Weíve always offered to contribute money/food towards the meal each year when our parents have hosted. Theyíve always said no however because they are at a point in their lives when weíve flown the nest and I guess their mortgages / cost of living has eroded away to an extent. They are simply better off than us which stands to reason!

    I think the difference now though is that as the siblings take the lead itís a more level playing field! We have 3 sisters and their husbands coming as well as a few nieces. (13 guests including ourselves).

    We wonít ask for a financial contribution, but in all honestly if Christmas passes and itís never kinda mentioned then iíll take a little offence to that. I think itís pretty naive to simply say ďoh, well you invited us!Ē when there wasnít exactly a fight over who got to host!!

    I really, really enjoy cooking so itís not a big issue but personally I couldnít enjoy a pretty special, expensive meal without at least testing the water on what I could do to assist of help with. We are no better off than the rest of our guests, but the meal will cost us a minimum of £150.
    Originally posted by Paton147
    I'd never turn up to a meal at someone else's house without a bottle or 2 of wine.

    At Christmas, I'd expect to contribute more.
    When we used to go to my parents' house for Christmas dinner, we'd buy the turkey and provide the wine. As my OH said, at least we'll get to drink decent wine.

    And as a guest, I'd offer to clear the table and wash the posts.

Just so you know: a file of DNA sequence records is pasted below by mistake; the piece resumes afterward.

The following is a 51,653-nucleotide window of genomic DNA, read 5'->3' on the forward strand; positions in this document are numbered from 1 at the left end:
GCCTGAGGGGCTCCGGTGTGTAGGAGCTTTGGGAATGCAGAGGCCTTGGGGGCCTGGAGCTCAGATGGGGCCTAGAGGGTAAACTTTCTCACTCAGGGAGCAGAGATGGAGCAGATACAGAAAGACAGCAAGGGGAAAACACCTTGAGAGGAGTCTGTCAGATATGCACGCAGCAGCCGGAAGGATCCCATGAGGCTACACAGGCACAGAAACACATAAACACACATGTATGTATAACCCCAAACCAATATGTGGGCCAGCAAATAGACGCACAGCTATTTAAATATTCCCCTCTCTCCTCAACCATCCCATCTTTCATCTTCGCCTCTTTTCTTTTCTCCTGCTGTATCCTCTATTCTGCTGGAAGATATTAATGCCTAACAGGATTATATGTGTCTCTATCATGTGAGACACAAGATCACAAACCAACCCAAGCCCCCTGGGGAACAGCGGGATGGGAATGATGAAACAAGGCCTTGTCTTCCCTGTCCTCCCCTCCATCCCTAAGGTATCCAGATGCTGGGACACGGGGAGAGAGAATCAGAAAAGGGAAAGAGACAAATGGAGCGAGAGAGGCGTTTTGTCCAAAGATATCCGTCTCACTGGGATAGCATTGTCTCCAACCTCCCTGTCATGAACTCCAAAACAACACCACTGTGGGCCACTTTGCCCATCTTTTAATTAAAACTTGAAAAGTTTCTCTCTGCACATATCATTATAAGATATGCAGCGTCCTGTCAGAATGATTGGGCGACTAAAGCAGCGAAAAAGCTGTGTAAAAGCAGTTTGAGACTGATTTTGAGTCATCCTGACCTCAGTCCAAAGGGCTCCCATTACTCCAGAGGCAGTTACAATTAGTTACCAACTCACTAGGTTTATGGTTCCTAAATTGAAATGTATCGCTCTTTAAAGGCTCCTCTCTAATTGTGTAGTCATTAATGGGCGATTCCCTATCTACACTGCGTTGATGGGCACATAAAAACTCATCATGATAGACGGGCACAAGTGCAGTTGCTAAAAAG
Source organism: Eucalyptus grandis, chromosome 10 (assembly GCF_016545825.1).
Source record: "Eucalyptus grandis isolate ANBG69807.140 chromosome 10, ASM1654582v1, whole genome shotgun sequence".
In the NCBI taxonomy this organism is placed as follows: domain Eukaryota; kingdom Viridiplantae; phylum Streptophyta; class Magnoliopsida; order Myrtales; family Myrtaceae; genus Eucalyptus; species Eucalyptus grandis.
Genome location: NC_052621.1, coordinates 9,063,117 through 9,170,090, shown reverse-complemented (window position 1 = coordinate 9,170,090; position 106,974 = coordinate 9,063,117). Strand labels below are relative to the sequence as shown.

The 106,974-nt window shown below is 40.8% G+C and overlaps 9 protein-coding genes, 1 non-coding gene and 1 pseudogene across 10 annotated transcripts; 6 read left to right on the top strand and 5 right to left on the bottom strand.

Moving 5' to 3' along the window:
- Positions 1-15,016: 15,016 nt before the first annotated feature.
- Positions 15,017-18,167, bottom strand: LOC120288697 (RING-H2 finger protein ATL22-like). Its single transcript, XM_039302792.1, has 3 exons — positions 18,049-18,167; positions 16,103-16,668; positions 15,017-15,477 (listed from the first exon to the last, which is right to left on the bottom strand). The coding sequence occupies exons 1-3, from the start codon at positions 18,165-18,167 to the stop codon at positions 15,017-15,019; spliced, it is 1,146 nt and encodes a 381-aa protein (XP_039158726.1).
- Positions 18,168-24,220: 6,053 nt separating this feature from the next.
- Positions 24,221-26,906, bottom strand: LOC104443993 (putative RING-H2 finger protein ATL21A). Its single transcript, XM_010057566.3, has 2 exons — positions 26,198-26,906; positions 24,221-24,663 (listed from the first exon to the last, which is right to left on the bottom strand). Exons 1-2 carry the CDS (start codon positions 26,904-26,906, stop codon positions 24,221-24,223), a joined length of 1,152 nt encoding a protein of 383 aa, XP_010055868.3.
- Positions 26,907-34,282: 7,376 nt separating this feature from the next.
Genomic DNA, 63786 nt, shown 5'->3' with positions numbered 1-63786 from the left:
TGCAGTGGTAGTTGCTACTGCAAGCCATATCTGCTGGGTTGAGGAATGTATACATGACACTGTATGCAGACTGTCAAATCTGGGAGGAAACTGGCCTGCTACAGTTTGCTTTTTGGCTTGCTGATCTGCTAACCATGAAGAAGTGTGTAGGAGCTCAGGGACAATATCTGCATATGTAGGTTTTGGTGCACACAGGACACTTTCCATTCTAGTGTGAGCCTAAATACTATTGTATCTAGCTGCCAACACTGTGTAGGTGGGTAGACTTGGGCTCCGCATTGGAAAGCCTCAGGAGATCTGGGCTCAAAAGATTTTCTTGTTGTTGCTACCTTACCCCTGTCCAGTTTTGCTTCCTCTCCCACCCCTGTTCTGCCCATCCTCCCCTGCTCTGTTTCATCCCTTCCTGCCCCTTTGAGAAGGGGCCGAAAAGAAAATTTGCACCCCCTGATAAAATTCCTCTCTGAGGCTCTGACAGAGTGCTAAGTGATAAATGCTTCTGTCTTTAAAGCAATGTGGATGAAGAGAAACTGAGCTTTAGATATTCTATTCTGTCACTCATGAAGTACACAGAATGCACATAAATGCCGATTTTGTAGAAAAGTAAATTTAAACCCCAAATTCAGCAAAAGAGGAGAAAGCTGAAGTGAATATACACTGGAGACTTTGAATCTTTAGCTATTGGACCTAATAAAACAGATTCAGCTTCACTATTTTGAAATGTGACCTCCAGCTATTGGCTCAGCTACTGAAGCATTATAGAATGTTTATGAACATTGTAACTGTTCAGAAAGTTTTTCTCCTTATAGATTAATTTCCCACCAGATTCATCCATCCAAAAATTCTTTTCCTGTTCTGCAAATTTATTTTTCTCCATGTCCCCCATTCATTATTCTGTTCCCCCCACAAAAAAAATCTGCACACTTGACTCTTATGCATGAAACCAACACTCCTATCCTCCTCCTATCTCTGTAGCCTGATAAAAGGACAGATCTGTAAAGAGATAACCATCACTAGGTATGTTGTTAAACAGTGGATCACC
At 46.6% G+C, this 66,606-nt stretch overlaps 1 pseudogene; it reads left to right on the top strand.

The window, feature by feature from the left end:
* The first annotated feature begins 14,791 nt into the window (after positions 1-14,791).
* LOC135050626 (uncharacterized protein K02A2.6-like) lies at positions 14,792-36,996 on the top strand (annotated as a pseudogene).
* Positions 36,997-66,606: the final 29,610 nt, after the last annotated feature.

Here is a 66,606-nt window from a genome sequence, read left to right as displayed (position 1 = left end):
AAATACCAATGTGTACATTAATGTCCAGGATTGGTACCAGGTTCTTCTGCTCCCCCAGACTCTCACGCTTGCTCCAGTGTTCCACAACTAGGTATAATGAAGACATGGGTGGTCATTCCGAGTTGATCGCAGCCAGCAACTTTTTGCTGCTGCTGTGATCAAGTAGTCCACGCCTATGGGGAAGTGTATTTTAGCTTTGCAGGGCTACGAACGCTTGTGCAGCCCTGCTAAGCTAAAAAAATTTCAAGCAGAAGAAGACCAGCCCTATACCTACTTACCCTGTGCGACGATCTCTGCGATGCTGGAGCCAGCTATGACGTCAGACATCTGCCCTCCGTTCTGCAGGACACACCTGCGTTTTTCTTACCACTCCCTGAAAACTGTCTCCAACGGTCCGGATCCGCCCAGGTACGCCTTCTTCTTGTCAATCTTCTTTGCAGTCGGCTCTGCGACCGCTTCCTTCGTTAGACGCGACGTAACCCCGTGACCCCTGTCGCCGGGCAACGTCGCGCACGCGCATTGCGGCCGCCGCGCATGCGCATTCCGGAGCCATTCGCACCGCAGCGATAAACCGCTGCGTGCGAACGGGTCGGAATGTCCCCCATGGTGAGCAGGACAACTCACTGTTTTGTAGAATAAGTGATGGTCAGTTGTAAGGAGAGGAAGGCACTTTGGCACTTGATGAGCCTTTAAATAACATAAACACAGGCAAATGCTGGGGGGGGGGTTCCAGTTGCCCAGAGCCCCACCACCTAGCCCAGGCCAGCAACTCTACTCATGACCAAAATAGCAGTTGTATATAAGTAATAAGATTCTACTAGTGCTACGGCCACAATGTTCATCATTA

• BBH123
    • By BBH123 7th Dec 17, 10:23 AM
    • 489 Posts
    • 752 Thanks
    BBH123
    For me the thought of charging my nearest and dearest for Christmas lunch is an absolute no no, it doesn't sit well for me at all.


    Having said that none of my guests would dream of turning up empty handed and nor would I if the invite was elsewhere.
    • WorldTraveller
    • By WorldTraveller 7th Dec 17, 10:30 AM
    • 19 Posts
    • 29 Thanks
    WorldTraveller
    Around £300 in total - that's for our three children and a couple of other relatives. Me and my husband don't buy each other gifts at Christmas because it seemed like we were doing it just for the sake of it. We prefer to save up for holidays which we all love and we personally get more out of that than loads of material possessions.
    • fizz
    • By fizz 9th Dec 17, 5:57 PM
    • 868 Posts
    • 1,701 Thanks
    fizz
    [QUOTE=StevenB12;73405979]When this time of the year comes up again I always ask friends etc what they are buying family/loved one's/partners etc for christmas or how much they are planning to spend etc, and when they ask me they always look in shock as to how much I spend on people

    Is there a line to be drawn on how much christmas should cost, though?
    Last year I think for..my dad/mam/sister/girlfriend/girlfriends family (mam/2 sisters/ 3 kids to one of her sisters/a sisters boyfriend) and then my grandma etc I probably spent around 1800 or so..

    When ever I ask friends and that it's always a very low figure, and it's not that that is what they can afford it's just what they choose to spend, am I being to generous when it comes to presents?

    This Forum tip was included in MoneySavingExpert.com's weekly email!
    [/QUO

    Roughly £1000 DD, Mom, Mom's friend, Brother, Niece...that's it. Stopped buying for everyone else about 3 years ago. Also got 2 of these as birthdays this month so £1500 spend probably this month

    fizz.xx
    20p Savers Club 2013 #17 £7.80/£120.00